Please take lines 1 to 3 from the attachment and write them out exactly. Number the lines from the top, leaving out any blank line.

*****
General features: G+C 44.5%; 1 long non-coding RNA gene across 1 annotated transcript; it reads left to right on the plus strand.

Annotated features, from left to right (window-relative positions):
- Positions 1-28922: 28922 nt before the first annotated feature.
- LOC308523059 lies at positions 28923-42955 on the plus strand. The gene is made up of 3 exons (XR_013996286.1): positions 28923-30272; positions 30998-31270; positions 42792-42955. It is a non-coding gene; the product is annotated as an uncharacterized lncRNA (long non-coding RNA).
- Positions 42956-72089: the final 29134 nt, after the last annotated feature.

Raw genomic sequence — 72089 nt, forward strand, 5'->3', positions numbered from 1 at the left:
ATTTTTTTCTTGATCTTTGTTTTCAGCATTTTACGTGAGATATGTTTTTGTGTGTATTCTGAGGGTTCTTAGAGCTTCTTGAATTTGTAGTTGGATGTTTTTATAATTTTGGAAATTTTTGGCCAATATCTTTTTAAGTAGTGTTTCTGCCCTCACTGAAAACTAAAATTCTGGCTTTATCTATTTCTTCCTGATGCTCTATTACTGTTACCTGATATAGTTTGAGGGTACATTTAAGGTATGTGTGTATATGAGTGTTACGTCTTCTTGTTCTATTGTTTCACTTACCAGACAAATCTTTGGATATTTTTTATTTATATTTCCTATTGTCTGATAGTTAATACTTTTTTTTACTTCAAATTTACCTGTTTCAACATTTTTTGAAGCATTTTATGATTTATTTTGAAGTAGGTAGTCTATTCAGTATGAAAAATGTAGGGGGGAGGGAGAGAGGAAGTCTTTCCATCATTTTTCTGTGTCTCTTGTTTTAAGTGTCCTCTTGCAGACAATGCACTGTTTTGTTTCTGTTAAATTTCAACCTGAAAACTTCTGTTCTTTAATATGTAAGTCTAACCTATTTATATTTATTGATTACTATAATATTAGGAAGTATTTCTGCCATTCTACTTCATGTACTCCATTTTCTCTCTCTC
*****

General features: G+C 44.5%; 1 long non-coding RNA gene across 1 annotated transcript; it reads left to right on the plus strand.

Annotated features, from left to right (window-relative positions):
- Positions 1-28922: 28922 nt before the first annotated feature.